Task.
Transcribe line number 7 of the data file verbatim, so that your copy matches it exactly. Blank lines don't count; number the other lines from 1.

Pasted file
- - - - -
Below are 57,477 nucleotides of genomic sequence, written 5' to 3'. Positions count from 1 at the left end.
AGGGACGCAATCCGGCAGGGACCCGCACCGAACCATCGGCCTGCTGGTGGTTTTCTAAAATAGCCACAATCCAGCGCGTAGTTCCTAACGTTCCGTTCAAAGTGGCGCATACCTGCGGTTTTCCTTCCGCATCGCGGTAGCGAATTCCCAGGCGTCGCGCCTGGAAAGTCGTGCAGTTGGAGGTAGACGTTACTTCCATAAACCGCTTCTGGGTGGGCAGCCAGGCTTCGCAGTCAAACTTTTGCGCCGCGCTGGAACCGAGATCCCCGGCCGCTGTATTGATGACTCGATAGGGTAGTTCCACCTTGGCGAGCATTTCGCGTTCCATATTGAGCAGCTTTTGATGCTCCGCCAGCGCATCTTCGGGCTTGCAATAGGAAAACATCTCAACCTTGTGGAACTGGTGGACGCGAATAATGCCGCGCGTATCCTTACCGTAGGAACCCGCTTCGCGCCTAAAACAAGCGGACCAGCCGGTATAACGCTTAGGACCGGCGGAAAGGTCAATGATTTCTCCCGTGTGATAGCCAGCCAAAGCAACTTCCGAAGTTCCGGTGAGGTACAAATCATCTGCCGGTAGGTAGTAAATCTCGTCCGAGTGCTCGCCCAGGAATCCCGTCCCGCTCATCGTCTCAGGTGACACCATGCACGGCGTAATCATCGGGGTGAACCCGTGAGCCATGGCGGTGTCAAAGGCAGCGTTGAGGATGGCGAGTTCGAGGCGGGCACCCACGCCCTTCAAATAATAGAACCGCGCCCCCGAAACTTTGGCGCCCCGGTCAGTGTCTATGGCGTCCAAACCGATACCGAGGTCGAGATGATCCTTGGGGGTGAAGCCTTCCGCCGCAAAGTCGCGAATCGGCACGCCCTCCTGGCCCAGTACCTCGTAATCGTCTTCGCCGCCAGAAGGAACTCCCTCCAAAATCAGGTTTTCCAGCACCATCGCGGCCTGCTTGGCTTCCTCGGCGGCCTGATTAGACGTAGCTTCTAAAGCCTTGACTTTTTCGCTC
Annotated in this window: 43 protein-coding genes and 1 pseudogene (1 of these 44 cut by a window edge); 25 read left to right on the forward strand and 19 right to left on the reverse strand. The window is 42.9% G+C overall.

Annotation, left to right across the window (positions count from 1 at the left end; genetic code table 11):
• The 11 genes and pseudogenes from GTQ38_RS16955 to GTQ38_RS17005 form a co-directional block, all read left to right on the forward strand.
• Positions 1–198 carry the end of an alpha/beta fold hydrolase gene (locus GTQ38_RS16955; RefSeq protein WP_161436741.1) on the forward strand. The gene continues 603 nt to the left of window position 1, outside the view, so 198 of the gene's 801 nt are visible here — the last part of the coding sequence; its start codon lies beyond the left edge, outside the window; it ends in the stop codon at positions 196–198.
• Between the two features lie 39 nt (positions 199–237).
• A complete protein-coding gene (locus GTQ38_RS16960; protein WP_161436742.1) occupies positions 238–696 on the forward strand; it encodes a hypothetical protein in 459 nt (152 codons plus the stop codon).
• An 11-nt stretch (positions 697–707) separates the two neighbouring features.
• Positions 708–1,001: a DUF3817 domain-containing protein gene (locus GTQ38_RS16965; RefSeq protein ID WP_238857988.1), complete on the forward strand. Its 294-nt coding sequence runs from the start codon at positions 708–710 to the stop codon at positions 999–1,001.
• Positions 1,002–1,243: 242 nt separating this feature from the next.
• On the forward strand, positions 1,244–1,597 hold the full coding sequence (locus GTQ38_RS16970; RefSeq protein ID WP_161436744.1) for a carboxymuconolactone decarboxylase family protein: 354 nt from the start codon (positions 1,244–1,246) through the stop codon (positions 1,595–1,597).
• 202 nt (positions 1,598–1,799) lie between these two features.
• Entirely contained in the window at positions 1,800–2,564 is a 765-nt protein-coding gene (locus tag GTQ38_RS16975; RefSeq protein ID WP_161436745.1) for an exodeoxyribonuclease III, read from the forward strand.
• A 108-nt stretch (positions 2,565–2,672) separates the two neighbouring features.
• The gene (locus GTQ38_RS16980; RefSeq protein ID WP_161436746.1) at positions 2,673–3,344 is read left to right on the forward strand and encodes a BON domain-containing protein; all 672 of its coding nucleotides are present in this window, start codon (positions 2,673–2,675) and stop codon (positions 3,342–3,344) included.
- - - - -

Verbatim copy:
• Between the two features lie 39 nt (positions 199–237).